A HIPAA violation can cost a maximum of $1.5 million per year for violations of an identical provision and a lot of the time these are common HIPAA violations that can easily be adjusted.
When HIPAA was enacted on August 21, 1996, it turned the entire healthcare industry on its head. More than 20 years later, and many healthcare organizations constantly struggle when attempting to stay on top of everything this government regulation entails.
So what are some of the most common types of HIPAA violations?
11 Most Common HIPAA Violations
Lack of Employee Training
A HIPAA compliant working environment starts with your workforce. Lack of proper employee training is the cause of persistent HIPAA violations.
It isn’t uncommon for managers, administration, and medical staff to be the only employees who receive HIPAA training.
However, HIPAA requires that all employees, volunteers, interns, and anyone with access to PHI be trained, this can also include security guard personnel.
If your employees are familiar with HIPAA requirements, their chance of violating them significantly decreases.
The fact is, proper employee education and training can help your organization avoid some of the most common HIPAA violations.
Medical Record Mishandling
While it’s been a slow and painful transition from written patient charts and records, some still utilize this practice.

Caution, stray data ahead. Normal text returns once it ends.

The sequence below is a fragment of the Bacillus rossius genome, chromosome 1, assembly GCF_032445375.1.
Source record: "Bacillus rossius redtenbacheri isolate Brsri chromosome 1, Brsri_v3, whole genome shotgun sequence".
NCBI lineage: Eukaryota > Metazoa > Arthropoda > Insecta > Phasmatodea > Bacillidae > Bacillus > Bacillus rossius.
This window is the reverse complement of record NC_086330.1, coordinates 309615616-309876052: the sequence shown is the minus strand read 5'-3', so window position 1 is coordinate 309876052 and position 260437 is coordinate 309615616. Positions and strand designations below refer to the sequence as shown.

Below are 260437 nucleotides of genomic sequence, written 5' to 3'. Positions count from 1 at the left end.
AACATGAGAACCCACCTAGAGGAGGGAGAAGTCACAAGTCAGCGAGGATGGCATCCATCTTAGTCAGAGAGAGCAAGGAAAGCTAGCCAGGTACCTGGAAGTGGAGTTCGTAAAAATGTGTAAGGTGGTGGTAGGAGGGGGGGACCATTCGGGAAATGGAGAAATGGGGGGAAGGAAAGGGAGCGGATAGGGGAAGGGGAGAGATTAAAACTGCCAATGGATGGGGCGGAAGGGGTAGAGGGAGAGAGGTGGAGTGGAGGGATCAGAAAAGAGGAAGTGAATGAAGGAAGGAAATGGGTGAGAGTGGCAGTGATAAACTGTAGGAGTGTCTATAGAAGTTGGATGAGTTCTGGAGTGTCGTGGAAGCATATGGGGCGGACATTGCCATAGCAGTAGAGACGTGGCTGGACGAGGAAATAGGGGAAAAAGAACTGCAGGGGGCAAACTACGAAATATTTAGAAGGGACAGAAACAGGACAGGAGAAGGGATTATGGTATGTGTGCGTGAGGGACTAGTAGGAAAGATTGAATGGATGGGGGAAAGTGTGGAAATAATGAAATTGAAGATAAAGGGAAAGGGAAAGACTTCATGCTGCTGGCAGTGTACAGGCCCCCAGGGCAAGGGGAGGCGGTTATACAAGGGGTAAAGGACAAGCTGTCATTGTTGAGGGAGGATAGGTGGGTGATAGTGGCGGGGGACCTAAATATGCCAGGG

If your healthcare organization still uses paper records, it increases the likelihood that a physician or nurse may accidentally leave a chart in the exam room and potentially exposing its protected contents to unauthorized individuals.
If your healthcare organization has moved to cloud-based patient information databases, your team can still mishandle them.
A best practice to handle electronic medical records is to ensure your workforce is in the habit of locking their computer’s screen when they are no longer using or walk away from their desk. This is a simple but effective procedure to help avoid these types of common HIPAA violations.
Using Insecure Technology
If your healthcare entity uses electronic means to store and share patient health information, you still need to communicate protected health information (PHI) in order to provide the necessary care.
However, if your employees are utilizing insecure technology to share PHI information then you’re running a huge risk that could expose your organization to a potential breach.
In order to properly share ePHI via technology, communications and storage mediums should include two-factor authentication, data encryption, internal auditing procedures, and additional security controls to meet HIPAA compliance requirements. Due diligence is the best way to avoid common HIPAA violations related to technology.
Hacking and Malware
No one thinks that getting hacked or how they navigate the internet is wrong. However, it happens all the time and people want access to ePHI for malicious purposes.
It is essential that you not only have anti-virus and/or anti-malware software installed on all of your devices and that each instance of this software is updated regularly.
These common HIPPA violations are related to the topic above. This means that steps taken in the above “Using Insecure Technology” further help fight against hacking and malware.
Authorization and Patient Signature
It is detailed in the HIPAA Privacy Rule that a patient must give written consent for the use or disclosure of any individual’s PHI that is not used for treatment, healthcare operations, or payment.